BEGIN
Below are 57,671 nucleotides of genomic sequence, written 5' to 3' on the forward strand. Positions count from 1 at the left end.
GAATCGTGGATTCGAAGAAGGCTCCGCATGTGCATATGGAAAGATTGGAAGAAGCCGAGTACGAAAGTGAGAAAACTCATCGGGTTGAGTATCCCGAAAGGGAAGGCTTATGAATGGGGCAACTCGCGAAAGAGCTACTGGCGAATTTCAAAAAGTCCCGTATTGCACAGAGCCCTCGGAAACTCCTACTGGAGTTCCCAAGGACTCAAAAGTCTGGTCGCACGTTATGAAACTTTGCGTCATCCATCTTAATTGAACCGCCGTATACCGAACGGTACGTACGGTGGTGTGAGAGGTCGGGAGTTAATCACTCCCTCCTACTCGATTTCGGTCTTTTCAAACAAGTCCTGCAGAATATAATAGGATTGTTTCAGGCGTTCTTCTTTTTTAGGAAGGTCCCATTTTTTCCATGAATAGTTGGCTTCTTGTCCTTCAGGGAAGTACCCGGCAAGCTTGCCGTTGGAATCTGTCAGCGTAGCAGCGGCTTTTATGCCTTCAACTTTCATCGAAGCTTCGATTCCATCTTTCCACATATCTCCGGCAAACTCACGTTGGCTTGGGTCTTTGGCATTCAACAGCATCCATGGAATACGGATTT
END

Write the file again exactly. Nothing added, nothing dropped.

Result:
Below are 57,671 nucleotides of genomic sequence, written 5' to 3' on the forward strand. Positions count from 1 at the left end.
GAATCGTGGATTCGAAGAAGGCTCCGCATGTGCATATGGAAAGATTGGAAGAAGCCGAGTACGAAAGTGAGAAAACTCATCGGGTTGAGTATCCCGAAAGGGAAGGCTTATGAATGGGGCAACTCGCGAAAGAGCTACTGGCGAATTTCAAAAAGTCCCGTATTGCACAGAGCCCTCGGAAACTCCTACTGGAGTTCCCAAGGACTCAAAAGTCTGGTCGCACGTTATGAAACTTTGCGTCATCCATCTTAATTGAACCGCCGTATACCGAACGGTACGTACGGTGGTGTGAGAGGTCGGGAGTTAATCACTCCCTCCTACTCGATTTCGGTCTTTTCAAACAAGTCCTGCAGAATATAATAGGATTGTTTCAGGCGTTCTTCTTTTTTAGGAAGGTCCCATTTTTTCCATGAATAGTTGGCTTCTTGTCCTTCAGGGAAGTACCCGGCAAGCTTGCCGTTGGAATCTGTCAGCGTAGCAGCGGCTTTTATGCCTTCAACTTTCATCGAAGCTTCGATTCCATCTTTCCACATATCTCCGGCAAACTCACGTTGGCTTGGGTCTTTGGCATTCAACAGCATCCATGGAATACGGATTT